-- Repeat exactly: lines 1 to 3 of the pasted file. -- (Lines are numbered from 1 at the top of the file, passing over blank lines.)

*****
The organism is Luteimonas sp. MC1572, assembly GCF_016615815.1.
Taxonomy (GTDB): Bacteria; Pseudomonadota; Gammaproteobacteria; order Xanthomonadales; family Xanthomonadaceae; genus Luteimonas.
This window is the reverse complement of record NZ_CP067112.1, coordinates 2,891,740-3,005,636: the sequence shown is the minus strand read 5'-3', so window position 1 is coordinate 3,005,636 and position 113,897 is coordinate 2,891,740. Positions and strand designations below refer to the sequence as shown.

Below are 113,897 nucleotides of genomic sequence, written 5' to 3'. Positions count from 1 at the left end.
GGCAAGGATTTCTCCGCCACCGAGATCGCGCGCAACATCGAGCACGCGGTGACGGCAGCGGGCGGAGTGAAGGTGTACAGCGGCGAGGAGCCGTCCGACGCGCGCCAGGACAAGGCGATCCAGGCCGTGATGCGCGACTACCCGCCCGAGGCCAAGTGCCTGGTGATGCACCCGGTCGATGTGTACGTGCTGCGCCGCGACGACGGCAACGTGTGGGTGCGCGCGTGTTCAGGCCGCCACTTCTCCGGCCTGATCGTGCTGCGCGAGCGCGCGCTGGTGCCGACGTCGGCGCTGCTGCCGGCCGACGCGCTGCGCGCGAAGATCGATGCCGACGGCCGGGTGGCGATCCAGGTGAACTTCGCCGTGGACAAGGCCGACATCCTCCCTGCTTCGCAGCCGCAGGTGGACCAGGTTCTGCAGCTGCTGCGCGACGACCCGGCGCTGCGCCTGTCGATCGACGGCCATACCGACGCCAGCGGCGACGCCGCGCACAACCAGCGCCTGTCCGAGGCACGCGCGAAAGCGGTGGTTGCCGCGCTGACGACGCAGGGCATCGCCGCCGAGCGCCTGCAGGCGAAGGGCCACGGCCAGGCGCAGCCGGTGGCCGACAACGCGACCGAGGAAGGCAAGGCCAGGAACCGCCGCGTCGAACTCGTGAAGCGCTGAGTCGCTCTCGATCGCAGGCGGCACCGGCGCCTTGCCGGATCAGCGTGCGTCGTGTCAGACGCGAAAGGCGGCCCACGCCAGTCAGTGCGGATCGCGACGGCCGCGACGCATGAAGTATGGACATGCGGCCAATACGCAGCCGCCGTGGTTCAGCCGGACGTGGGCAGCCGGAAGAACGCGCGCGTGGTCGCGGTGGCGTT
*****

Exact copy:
The organism is Luteimonas sp. MC1572, assembly GCF_016615815.1.
Taxonomy (GTDB): Bacteria; Pseudomonadota; Gammaproteobacteria; order Xanthomonadales; family Xanthomonadaceae; genus Luteimonas.
This window is the reverse complement of record NZ_CP067112.1, coordinates 2,891,740-3,005,636: the sequence shown is the minus strand read 5'-3', so window position 1 is coordinate 3,005,636 and position 113,897 is coordinate 2,891,740. Positions and strand designations below refer to the sequence as shown.